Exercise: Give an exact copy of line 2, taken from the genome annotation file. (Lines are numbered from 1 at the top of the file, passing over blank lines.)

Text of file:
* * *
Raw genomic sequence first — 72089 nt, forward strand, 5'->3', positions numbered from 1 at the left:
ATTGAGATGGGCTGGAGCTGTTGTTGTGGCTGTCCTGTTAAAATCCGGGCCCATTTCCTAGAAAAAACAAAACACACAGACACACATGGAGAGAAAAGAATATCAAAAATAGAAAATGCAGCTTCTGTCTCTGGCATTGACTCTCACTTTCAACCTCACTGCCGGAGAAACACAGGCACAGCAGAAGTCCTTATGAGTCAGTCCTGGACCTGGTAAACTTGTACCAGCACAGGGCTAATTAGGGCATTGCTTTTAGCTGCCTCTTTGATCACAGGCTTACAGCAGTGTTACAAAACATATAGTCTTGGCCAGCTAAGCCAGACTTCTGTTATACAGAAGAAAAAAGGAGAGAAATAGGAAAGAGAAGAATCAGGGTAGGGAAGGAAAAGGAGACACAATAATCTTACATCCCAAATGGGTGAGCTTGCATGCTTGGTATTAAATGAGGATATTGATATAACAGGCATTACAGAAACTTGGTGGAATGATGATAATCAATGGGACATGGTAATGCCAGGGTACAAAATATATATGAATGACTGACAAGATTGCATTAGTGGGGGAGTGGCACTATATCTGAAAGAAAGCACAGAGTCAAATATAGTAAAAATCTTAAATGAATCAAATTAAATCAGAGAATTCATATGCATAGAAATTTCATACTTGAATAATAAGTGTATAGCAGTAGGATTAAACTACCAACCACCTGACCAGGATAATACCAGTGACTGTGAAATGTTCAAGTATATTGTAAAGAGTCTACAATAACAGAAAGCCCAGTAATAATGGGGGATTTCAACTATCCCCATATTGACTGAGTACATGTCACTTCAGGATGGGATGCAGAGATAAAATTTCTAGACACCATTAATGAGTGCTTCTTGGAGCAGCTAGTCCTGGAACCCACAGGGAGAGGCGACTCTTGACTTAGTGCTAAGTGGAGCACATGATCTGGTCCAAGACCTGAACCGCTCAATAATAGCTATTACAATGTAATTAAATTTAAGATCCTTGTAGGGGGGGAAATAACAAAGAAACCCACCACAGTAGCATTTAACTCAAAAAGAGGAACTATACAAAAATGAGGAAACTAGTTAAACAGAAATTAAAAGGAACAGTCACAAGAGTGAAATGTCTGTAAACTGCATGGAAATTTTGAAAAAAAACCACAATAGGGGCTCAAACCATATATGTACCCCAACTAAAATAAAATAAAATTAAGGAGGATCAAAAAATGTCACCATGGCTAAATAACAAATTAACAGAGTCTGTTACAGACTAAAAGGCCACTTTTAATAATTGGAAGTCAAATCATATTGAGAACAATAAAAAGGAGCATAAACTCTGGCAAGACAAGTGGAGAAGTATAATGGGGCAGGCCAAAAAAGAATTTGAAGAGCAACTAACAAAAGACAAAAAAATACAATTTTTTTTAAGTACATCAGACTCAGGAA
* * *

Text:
ATTGAGATGGGCTGGAGCTGTTGTTGTGGCTGTCCTGTTAAAATCCGGGCCCATTTCCTAGAAAAAACAAAACACACAGACACACATGGAGAGAAAAGAATATCAAAAATAGAAAATGCAGCTTCTGTCTCTGGCATTGACTCTCACTTTCAACCTCACTGCCGGAGAAACACAGGCACAGCAGAAGTCCTTATGAGTCAGTCCTGGACCTGGTAAACTTGTACCAGCACAGGGCTAATTAGGGCATTGCTTTTAGCTGCCTCTTTGATCACAGGCTTACAGCAGTGTTACAAAACATATAGTCTTGGCCAGCTAAGCCAGACTTCTGTTATACAGAAGAAAAAAGGAGAGAAATAGGAAAGAGAAGAATCAGGGTAGGGAAGGAAAAGGAGACACAATAATCTTACATCCCAAATGGGTGAGCTTGCATGCTTGGTATTAAATGAGGATATTGATATAACAGGCATTACAGAAACTTGGTGGAATGATGATAATCAATGGGACATGGTAATGCCAGGGTACAAAATATATATGAATGACTGACAAGATTGCATTAGTGGGGGAGTGGCACTATATCTGAAAGAAAGCACAGAGTCAAATATAGTAAAAATCTTAAATGAATCAAATTAAATCAGAGAATTCATATGCATAGAAATTTCATACTTGAATAATAAGTGTATAGCAGTAGGATTAAACTACCAACCACCTGACCAGGATAATACCAGTGACTGTGAAATGTTCAAGTATATTGTAAAGAGTCTACAATAACAGAAAGCCCAGTAATAATGGGGGATTTCAACTATCCCCATATTGACTGAGTACATGTCACTTCAGGATGGGATGCAGAGATAAAATTTCTAGACACCATTAATGAGTGCTTCTTGGAGCAGCTAGTCCTGGAACCCACAGGGAGAGGCGACTCTTGACTTAGTGCTAAGTGGAGCACATGATCTGGTCCAAGACCTGAACCGCTCAATAATAGCTATTACAATGTAATTAAATTTAAGATCCTTGTAGGGGGGGAAATAACAAAGAAACCCACCACAGTAGCATTTAACTCAAAAAGAGGAACTATACAAAAATGAGGAAACTAGTTAAACAGAAATTAAAAGGAACAGTCACAAGAGTGAAATGTCTGTAAACTGCATGGAAATTTTGAAAAAAAACCACAATAGGGGCTCAAACCATATATGTACCCCAACTAAAATAAAATAAAATTAAGGAGGATCAAAAAATGTCACCATGGCTAAATAACAAATTAACAGAGTCTGTTACAGACTAAAAGGCCACTTTTAATAATTGGAAGTCAAATCATATTGAGAACAATAAAAAGGAGCATAAACTCTGGCAAGACAAGTGGAGAAGTATAATGGGGCAGGCCAAAAAAGAATTTGAAGAGCAACTAACAAAAGACAAAAAAATACAATTTTTTTTAAGTACATCAGACTCAGGAA